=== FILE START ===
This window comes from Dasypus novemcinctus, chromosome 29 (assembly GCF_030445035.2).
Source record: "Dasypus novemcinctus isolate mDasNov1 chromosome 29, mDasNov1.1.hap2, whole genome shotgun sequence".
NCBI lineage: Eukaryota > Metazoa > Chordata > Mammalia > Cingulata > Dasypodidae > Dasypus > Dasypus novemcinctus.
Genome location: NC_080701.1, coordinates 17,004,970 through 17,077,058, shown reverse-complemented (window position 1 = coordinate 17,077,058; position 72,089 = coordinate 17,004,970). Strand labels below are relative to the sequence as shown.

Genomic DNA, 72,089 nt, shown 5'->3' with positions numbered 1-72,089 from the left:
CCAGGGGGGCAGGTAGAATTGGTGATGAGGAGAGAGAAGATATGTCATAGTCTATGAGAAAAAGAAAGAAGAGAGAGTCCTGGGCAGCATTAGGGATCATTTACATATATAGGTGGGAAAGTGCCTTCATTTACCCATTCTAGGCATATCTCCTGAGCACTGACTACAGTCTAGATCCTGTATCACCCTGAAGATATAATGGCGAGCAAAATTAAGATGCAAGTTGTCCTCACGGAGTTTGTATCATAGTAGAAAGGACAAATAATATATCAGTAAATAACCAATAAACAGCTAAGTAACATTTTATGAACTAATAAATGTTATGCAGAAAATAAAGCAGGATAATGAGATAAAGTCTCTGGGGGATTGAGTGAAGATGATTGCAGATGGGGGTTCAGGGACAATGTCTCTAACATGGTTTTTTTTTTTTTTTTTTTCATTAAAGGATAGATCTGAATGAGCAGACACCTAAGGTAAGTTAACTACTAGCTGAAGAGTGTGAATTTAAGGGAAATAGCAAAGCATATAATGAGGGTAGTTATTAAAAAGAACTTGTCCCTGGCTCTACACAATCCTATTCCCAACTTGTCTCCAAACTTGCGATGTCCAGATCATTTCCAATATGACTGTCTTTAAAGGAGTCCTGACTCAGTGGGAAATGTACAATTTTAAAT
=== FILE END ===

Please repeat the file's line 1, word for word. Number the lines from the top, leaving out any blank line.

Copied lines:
This window comes from Dasypus novemcinctus, chromosome 29 (assembly GCF_030445035.2).